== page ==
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Chalo Trinidad. A Historical Novel
by Jang B. Bhagirathee. J.B. Publications. Debe, Trinidad & Tobago. 2003. 223 pages. Illustrated.

Reviewed by Gary Girdhari

History is not always written or read in academic tomes and in a vacuum. In more ways than one the oral tradition of history is often compelling and is the only way in many cultures. Thus it was that Jang Bahadur Bhagirathee received his earliest lessons at about age 5 in history from his grandparents who were indentured immigrants destined to the village of Debe in Southern Trinidad. His ajie especially would ensure that he got a daily body rub and have his regular meals, at the same time enthralling him with her stories of India. His thinking and philosophy began to be constructed even then, and later through the teachings and example of his father who was educated in Hindi and Sanskrit and held strong Hindu religious beliefs.

Jang Bhagirathee could not break out of that mold and, as he got older, he also, studied Hindi (GCE) and became fluent in the language as a writer, speaker and translator. His fondness of Hindi films imported from India was another contributing factor.

His hometown of Debe (which had mostly Hindus) was secure ground for young Jang’s fertile imagination. In the early 1970’s he would write, produce and direct plays for Diwali and he became thickly involved in the Krishna leela, especially after the older heads were gone and also because of the intransigence of western acculturated Indians.

Jang Bhagirathee’s burning desire to do a film on the Indian diaspora in the Caribbean started in earnest in 1998. His script, which was ready since 2000, is a salutary undertaking; still he yearns to achieve this goal. Essentially, Chalo Trinidad captures the essence of his script.

To the probing reader, Chalo Trinidad sustains a veiled agenda – reaffirming the presence of Indians in the diaspora and, in several ways, putting into context the reality of their obvious presence in Trinidad & Tobago.

The Indians, who arrived in Debe, went on to build their own communities (a consequence of residential segregation by the sugar plantation system) with their religious and cultural practices (and rum drinking as with Pyarelall) that continued till today (as is also seen in other independent nations such as Guyana, Suriname, Jamaica, Mauritius, Fiji, etc.). The harshness of the plantation system, draining the cultural breath of the people, runs seamlessly throughout the historical novel. Earlier, the author misguidedly romanticized the recruitment of the indentured prospect in India by the ‘caring and generous’ arkati, Bihari, while at the same time lamented the excessiveness of the zamindari system portrayed by the obnoxious Chaudhari.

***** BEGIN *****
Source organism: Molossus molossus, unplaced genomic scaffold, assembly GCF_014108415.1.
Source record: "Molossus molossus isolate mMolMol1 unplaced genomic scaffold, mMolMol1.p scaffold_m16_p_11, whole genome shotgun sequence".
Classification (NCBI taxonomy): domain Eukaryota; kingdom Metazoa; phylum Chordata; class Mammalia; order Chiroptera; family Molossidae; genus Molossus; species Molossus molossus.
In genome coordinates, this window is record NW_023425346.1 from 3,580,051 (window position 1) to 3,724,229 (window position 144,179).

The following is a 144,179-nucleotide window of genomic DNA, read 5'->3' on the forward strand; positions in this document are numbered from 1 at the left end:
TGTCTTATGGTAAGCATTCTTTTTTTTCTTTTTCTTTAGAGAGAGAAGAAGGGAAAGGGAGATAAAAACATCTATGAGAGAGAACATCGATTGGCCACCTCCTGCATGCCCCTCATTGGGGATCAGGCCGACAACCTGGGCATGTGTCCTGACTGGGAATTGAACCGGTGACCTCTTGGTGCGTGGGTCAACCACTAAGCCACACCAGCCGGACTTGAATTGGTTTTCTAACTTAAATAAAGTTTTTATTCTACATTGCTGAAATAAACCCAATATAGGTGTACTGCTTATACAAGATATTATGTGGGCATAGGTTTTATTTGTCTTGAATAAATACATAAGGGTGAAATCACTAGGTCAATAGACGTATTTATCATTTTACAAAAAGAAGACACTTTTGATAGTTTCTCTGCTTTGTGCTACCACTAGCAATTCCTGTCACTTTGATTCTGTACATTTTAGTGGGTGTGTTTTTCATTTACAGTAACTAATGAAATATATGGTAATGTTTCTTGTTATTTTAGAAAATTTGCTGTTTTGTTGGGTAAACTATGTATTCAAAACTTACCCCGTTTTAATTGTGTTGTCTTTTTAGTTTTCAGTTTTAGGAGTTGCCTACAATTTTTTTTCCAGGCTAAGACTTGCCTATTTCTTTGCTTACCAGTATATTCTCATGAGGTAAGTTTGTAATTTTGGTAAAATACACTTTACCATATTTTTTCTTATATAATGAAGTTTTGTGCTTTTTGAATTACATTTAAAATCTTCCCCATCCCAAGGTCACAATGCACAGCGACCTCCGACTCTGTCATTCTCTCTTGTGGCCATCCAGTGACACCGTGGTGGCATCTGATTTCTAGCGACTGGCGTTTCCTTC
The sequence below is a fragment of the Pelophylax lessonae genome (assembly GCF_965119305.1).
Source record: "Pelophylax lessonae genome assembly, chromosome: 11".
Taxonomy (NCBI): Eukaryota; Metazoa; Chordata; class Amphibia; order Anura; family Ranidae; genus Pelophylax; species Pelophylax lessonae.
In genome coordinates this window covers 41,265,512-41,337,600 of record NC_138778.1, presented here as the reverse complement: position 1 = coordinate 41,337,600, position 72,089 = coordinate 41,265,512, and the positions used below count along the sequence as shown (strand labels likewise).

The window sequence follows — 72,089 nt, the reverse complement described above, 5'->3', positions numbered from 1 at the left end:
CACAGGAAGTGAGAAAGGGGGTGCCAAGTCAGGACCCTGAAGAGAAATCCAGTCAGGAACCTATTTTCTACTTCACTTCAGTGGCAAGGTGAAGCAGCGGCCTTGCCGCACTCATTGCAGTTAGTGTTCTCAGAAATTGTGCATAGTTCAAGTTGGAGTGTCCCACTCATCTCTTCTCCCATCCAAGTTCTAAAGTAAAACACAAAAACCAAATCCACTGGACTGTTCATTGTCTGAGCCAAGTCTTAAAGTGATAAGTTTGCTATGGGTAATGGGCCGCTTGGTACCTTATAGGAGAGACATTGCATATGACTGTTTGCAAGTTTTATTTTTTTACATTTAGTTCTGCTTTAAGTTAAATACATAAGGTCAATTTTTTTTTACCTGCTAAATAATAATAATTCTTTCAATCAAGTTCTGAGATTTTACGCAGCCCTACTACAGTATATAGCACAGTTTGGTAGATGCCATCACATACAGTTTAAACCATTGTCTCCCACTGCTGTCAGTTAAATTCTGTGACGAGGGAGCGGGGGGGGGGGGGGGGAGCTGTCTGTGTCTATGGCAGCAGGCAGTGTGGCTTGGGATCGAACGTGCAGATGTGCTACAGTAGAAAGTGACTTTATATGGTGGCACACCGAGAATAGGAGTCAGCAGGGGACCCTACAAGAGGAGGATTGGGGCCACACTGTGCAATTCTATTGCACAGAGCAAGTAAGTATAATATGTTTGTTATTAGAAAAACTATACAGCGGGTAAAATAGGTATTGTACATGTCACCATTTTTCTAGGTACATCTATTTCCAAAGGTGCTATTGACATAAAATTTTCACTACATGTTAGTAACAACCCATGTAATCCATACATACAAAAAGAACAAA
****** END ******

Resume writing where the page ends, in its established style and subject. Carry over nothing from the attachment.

Guyanese will find that the sentiments and lifestyle, and nuances in Chalo Trinidad are strikingly similar to those in Guyana.

Jang Bhagirathee, who is Trinidadian and an observant Indian, has written not only (what is apparent to me) a personal history, but also is attempting to address the identity crisis of Indians in the Caribbean milieu. He tries to point out the fragile reassertion of a beleaguered people’s identity in this frustrating post-modern era. No attempt is made to suggest the maintenance of any continuum necessarily, nor to present any diasporic polarizing estrangement, nor to suggest any sobriquet for ethno-cultural collision – although there are episodic snapshots and suggestive elisions of the rift between the parent country as well as inter-ethnically in the new sojourn.

Time and space undoubtedly and inevitably dilute the link between the diaspora and the mother country in measurable degrees though conscious overt attempts are made to hold on to the cherished cultural past. The book also effectively points to the hypocrisy within the caste system (as, for example, in a match-making wedding arrangement) which was at the time a matter of fact and routine practice. Though there was parental attempt to protect ethnic honor and cultural ideals, towards the end, the author shows reconciliation in regards to some assimilation, in allowing for inter-ethnic marriage – because of love.

I have observed that many self-published books (and I stress, not all) are not passing the rigorous rigid editorial scrutiny and, for those who love the Language, this may be a distraction from the central objective of the writer. Chalo Trinidad is no exception. However, the author’s goals are clear. He has told his story – a his-story.

In many respects, Chalo Trinidad, following in the path of other books by Indo Caribbean writers, is yet another striving to search for roots and identity, and to re-enforce ethnic identity, which (according to the author in private conversation) is being diminished in the Caribbean. Another goal of the author is simply to write a book. Jang Bhagirathee has accomplished both goals through discipline and dedication. A sense of joy, pride and accomplishment is almost palpable in his presence. His admonition: “When… people see what their grandparents had to undergo, they will think back, and hard, about what they are doing now to dilute and bastardize their culture.”

Contact the author: 718-849-6022
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